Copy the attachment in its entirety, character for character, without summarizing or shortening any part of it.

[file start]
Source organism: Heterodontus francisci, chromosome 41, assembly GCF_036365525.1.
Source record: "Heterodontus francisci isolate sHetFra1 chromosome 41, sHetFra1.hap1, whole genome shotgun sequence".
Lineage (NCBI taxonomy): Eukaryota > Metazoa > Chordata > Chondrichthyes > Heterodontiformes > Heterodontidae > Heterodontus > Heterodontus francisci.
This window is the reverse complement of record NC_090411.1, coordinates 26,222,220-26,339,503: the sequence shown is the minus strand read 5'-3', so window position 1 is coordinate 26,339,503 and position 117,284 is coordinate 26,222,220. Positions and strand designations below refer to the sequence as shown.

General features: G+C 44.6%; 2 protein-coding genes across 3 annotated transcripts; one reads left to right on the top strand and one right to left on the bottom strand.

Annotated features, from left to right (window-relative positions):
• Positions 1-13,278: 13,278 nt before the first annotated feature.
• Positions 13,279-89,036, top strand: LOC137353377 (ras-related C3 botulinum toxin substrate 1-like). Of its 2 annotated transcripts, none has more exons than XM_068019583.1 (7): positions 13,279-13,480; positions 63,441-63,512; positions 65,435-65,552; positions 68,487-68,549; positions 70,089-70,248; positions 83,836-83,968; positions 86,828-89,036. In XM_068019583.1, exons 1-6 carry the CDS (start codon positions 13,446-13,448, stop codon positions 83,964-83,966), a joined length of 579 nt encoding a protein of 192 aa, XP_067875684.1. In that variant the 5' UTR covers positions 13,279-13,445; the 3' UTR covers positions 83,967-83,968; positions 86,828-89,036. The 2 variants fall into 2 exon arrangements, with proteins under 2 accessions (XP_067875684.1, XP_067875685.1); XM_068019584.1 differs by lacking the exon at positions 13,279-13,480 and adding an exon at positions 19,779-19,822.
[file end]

Source organism: Heterodontus francisci, chromosome 41, assembly GCF_036365525.1.
Source record: "Heterodontus francisci isolate sHetFra1 chromosome 41, sHetFra1.hap1, whole genome shotgun sequence".
Lineage (NCBI taxonomy): Eukaryota > Metazoa > Chordata > Chondrichthyes > Heterodontiformes > Heterodontidae > Heterodontus > Heterodontus francisci.
This window is the reverse complement of record NC_090411.1, coordinates 26,222,220-26,339,503: the sequence shown is the minus strand read 5'-3', so window position 1 is coordinate 26,339,503 and position 117,284 is coordinate 26,222,220. Positions and strand designations below refer to the sequence as shown.

General features: G+C 44.6%; 2 protein-coding genes across 3 annotated transcripts; one reads left to right on the top strand and one right to left on the bottom strand.

Annotated features, from left to right (window-relative positions):
• Positions 1-13,278: 13,278 nt before the first annotated feature.
• Positions 13,279-89,036, top strand: LOC137353377 (ras-related C3 botulinum toxin substrate 1-like). Of its 2 annotated transcripts, none has more exons than XM_068019583.1 (7): positions 13,279-13,480; positions 63,441-63,512; positions 65,435-65,552; positions 68,487-68,549; positions 70,089-70,248; positions 83,836-83,968; positions 86,828-89,036. In XM_068019583.1, exons 1-6 carry the CDS (start codon positions 13,446-13,448, stop codon positions 83,964-83,966), a joined length of 579 nt encoding a protein of 192 aa, XP_067875684.1. In that variant the 5' UTR covers positions 13,279-13,445; the 3' UTR covers positions 83,967-83,968; positions 86,828-89,036. The 2 variants fall into 2 exon arrangements, with proteins under 2 accessions (XP_067875684.1, XP_067875685.1); XM_068019584.1 differs by lacking the exon at positions 13,279-13,480 and adding an exon at positions 19,779-19,822.